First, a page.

Mum who ate ‘kids party diet’ of Wotsits and Irn Bru died of malnutrition
A mother-of-two has died from malnutrition after living off 'kids party food' due to suffering long-standing mental health problems.
Charlotte Broad snacked on foods like cheese and onion crisps, prawn crackers and poppadoms after suffering an eating disorder and mental health issues throughout her entire life, an inquest has heard.
Even when she was pregnant with her second child, aged around six, she lived almost exclusively on Irn-Bru and Wotsits.
The 32-year-old was admitted to hospital on January 3 after being bed-bound for nearly six weeks where she refused to accept any food until she passed away two weeks later.
Winchester Coroner Court heard how medics felt helpless when Miss Broad refused to eat or even drink and vomited so frequently her throat turned black. She wouldn't even accept nutrition via an intravenous drip.
During the time she was at hospital she told doctors she regularly drank 'excessive amounts of fizzy drinks after eating very little' and would 'throw up straight away'.
When doctors asked if she understood what was going to happen if she didn't eat she responded "I'm probably going to die".
Six days before her death on January 13, Miss Broad told medics she no longer wanted to be examined and refused to let doctors take blood from her telling them she was fed up of being poked and prodded.
Miss Broad had battled depression and a long-term eating disorder that worsened when she had a late-pregnancy stillbirth.
Her brother, James, told the court: "She always ate strangely from a young age. She would have chicken nuggets and chips every day.
"I can't remember her being called fat at school, I was the larger child. By the time I left home she was still just eating chicken nuggets and chips but never any vegetables.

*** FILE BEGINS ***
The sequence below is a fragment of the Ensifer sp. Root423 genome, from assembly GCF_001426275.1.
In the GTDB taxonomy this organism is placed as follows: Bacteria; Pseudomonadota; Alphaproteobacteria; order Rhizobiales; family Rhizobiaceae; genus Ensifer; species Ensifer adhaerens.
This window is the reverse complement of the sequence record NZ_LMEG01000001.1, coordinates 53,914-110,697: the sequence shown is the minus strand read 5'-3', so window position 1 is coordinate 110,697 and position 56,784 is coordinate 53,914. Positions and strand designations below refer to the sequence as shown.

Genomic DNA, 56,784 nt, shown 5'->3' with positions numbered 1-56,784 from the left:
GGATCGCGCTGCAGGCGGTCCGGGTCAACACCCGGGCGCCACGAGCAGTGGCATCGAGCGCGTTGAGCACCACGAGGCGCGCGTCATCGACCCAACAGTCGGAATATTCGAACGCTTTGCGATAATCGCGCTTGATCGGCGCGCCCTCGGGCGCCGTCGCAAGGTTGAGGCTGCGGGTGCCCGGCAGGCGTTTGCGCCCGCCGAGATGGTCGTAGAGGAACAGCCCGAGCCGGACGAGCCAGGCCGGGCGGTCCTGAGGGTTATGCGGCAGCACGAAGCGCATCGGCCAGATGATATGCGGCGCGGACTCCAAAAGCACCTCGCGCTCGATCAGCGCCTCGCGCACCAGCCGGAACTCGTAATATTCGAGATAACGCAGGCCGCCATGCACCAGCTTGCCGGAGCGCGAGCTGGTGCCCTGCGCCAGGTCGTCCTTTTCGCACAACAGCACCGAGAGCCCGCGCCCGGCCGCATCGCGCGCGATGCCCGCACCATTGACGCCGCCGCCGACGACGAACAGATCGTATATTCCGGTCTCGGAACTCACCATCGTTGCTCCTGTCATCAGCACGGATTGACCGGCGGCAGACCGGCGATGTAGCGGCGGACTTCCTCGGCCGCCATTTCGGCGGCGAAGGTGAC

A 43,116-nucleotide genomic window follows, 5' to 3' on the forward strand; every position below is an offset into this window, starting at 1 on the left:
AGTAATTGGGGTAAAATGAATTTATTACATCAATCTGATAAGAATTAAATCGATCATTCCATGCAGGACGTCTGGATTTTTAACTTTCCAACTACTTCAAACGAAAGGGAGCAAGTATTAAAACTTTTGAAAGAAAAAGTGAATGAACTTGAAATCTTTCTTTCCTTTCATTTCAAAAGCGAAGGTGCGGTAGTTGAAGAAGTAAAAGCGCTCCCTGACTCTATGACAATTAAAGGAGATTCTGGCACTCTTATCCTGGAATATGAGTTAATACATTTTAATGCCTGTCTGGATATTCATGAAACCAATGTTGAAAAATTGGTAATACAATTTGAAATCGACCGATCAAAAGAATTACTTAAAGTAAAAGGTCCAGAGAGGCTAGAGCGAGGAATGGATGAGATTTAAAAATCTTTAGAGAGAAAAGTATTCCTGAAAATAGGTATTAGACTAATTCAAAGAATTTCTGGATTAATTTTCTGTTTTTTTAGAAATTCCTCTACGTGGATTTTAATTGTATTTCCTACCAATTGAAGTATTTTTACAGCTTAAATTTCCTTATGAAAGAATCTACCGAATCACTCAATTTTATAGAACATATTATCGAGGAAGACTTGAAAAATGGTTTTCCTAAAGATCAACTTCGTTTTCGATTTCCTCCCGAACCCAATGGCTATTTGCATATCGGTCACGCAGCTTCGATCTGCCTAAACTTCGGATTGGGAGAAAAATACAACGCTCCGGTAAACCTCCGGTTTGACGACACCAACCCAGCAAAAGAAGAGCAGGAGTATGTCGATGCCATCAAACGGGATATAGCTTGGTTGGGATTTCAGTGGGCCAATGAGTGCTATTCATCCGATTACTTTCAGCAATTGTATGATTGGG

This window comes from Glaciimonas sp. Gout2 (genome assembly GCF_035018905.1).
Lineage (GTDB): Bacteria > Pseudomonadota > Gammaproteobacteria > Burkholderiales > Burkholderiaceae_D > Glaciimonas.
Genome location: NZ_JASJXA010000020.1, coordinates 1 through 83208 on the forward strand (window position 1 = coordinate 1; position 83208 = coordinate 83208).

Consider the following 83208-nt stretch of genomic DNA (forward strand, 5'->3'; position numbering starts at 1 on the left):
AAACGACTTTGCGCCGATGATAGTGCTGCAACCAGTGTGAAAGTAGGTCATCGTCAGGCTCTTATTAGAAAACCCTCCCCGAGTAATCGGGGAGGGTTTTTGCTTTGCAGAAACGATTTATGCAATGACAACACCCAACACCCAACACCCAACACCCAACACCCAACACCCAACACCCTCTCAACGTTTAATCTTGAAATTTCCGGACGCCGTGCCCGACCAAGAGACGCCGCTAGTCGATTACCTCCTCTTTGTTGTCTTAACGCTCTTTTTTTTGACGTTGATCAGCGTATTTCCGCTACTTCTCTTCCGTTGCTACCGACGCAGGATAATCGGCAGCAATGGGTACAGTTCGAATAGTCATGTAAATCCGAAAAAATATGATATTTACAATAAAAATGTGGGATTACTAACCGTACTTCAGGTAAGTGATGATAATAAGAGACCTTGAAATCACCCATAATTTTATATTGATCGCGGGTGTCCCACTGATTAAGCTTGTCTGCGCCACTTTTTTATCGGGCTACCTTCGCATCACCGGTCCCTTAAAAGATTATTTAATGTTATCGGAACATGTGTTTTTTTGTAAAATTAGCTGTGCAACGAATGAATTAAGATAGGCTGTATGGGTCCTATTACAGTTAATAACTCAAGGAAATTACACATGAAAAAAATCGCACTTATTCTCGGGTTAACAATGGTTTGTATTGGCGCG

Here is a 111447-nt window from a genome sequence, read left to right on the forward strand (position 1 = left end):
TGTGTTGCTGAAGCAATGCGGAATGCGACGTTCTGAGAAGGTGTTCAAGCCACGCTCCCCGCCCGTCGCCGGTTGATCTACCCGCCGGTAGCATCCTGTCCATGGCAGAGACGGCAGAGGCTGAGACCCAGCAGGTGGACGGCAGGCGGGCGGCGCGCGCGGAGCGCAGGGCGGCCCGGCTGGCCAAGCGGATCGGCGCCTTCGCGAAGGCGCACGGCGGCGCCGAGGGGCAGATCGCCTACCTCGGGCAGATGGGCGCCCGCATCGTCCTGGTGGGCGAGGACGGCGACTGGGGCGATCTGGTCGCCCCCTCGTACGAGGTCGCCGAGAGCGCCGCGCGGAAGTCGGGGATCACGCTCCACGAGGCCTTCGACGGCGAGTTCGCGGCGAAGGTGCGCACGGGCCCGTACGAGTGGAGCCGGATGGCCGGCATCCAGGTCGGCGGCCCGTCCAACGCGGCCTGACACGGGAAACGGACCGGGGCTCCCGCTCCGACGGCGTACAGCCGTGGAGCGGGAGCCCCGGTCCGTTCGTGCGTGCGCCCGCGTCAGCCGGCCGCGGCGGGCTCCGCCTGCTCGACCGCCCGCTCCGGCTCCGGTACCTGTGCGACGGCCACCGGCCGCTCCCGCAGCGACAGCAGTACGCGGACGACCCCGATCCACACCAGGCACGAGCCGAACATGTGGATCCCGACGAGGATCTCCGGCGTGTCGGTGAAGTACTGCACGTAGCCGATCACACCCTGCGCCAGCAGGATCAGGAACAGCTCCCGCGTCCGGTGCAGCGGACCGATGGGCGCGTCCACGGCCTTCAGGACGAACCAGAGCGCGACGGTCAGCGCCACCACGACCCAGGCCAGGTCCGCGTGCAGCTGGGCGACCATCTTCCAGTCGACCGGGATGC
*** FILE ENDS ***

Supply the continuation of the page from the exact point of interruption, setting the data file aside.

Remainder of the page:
"I do believe she should have been sectioned for her mental health.
"I believe she wanted to die, I don't know why if I'm honest."
However, he said that what Miss Broad chose to eat was the polar opposite of what she fed her children.
Coroner Samantha Marsh did not conclude Miss Broad had committed suicide, saying she did not have 'intention to take her own life, she had ambivalence to living'.
Ms Marsh said she was satisfied that Miss Broad understood that by not eating, she knew what would happen, adding: "Ultimately, you can't tie someone down and force them to eat.
"Charlotte had a difficult relationship with food. Everyone is in agreement that her diet was incredibly poor, it was almost kids' party food, the chicken nuggets, the chips, the coke.
"All of the health problems she was experiencing were secondary to the poor malnutrition. There were multiple attempts by mental health to engage with her…"She declined all of those services."
Miss Broad was said to have died from malnutrition that was caused by the intentional refusal to take enough food and drink which led to multiple organ failure. When she died, she was in the early stages of heart failure as a result of long periods of malnutrition.
Dr Frank Murphy, who treated Miss Broad at Royal Hampshire County hospital, said: "Some people commit suicide by jumping off a bridge, and some just stop eating."
Dr Murphy said: "It is very hard. You are looking at a young lady who is dying in front of you and you think why is this happening."
Miss Broad's mum, Kate Gibson, told the court she encouraged her daughter to eat a healthier diet and hid vegetables in her food.
She said: "I don't know if she wanted to die. But I know she would not have wanted to leave her children.
"She was stubborn, she was cheeky she was caring, she was a loving mum, she was amazing."
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